Vitamin C, zinc and other supplements may help boost your immune system prior to getting sick, as will homeopathic Oscillococcinum. Boost your home’s air moisture by using a humidifier, which can help keep your skin (as well as throats and sinuses) clear and ready to stave off infection.
While some people may get squeamish at the thought of using a Neti pot, others find it can bring real relief and alleviate mucus and congestion, clearing sinuses and making it easier to breathe. The term “saline nasal irrigation” does sound sort of well…gross—but follow the instructions and you might be surprised just how much a Neti pot can ease sinus pressure.
Steam, hot showers and even the age-old chicken soup remedy can help greatly, according to WebMD. Garlic and other components in the soup actually inhibit the movement of white blood cells, helping you fight off cold symptoms before they escalate.
Rest, drink fluids and eat lightly for a few days. Give your body time to heal. Avoid smoke and don’t do anything physically taxing (like running a 10K). Wash your hands and basically do all the things your grandmother told you to do. If the cold seems persistent or you suspect bronchitis, an ear infection or sinusitis, it’s time to see a physician.
5. Prevent Sickness at the Source
If your family is illness-prone and you’re freaked the flu is going to hit you hard this winter, the best way to keep yourself and your family healthy is to encourage frequent hand washing. Still concerned about germy areas? You can also run around your house and quickly wipe off doorknobs, counters and other “touch points,” especially when you know a bug is going around. Try using these natural homemade cleaners rather than commercial products that can actually harm your immune system in the long run.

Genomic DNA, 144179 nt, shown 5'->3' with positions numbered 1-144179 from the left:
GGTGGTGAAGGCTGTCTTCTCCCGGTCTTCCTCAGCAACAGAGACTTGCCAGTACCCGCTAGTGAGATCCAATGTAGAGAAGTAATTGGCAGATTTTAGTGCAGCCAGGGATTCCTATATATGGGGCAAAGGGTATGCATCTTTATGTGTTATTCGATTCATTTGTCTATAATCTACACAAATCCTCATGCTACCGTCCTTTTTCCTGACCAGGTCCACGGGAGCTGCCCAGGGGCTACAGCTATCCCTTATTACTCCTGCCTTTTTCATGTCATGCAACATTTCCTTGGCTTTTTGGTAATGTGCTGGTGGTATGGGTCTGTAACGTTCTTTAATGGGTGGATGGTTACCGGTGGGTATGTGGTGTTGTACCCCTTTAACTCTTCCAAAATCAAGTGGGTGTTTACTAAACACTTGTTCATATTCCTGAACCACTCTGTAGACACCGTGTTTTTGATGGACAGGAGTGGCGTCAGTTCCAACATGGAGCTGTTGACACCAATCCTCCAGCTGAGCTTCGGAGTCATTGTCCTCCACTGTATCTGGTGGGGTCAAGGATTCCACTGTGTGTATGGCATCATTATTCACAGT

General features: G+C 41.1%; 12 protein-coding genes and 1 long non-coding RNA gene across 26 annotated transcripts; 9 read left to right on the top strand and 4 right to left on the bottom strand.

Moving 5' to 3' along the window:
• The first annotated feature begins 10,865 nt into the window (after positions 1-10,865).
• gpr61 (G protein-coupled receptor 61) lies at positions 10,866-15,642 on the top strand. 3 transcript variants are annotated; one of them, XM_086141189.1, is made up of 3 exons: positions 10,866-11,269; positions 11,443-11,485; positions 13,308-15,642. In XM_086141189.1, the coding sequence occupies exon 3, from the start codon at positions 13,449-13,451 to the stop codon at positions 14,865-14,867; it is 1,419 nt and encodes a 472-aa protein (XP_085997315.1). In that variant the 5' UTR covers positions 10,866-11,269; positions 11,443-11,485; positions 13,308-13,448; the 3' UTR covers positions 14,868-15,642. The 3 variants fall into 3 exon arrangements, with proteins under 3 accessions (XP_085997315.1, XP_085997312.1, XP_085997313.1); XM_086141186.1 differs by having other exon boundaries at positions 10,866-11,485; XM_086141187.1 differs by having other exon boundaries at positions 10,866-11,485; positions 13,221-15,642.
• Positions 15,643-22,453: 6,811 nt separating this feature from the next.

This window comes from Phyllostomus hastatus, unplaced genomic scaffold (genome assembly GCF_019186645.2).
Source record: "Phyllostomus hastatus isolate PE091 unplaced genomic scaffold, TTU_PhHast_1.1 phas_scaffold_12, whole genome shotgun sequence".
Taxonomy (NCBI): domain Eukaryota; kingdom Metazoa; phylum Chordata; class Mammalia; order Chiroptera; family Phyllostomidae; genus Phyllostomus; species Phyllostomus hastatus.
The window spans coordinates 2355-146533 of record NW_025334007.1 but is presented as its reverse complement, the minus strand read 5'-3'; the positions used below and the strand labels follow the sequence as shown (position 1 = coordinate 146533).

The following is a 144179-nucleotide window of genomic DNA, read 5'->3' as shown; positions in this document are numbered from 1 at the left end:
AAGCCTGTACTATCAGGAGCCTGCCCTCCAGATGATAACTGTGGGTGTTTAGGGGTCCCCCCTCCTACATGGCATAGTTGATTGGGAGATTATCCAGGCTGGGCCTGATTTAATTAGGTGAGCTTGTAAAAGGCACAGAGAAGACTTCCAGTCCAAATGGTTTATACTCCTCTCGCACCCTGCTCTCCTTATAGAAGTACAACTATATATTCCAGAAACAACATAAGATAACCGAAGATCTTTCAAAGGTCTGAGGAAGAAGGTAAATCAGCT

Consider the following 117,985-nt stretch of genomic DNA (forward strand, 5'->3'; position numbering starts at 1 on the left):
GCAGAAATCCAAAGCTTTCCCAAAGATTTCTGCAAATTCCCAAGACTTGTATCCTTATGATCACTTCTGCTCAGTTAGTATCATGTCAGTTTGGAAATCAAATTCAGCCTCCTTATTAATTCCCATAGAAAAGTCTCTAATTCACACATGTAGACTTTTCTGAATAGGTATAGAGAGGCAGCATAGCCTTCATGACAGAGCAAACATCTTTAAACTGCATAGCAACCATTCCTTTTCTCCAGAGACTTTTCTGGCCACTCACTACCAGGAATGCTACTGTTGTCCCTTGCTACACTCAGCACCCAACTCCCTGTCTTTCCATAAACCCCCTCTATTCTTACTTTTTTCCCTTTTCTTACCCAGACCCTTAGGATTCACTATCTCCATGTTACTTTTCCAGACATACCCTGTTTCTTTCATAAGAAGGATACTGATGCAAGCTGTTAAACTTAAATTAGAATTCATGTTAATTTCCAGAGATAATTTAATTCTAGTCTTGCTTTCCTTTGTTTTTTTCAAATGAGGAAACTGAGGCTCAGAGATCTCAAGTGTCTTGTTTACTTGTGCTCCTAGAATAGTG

While you can really make yourself nuts worrying about illnesses, an occasional wipe down of your cellphone during flu and cold season doesn’t hurt. Consider this: Many of us take our phones everywhere and touch them constantly. We put them up to our faces and we even take them into the bathroom sometimes. In fact, a recent study found that a cellphone has 18 times more bacteria than the handle of a public restroom.
Another simple way to avoid sickness? Avoid touching your T-Zone. Your eyes, nose and mouth are entry points for most illnesses. If we could just learn to stop touching our faces so much, we’d all be much healthier (and our skin would be better off too)! It can be a challenge, I know. I often catch myself propping my head on my hand while I scroll along on the computer or itching my nose. Just try your best to avoid these areas during flu season.
Watching out for your family’s well-being and knowing how to better address their sick-time symptoms are great ways to ensure you and your family stay healthy this winter. Manage your stress levels and practice self care. Be good to yourself and your body will be good to you!
* * *
How do you keep your family healthy during the winter months?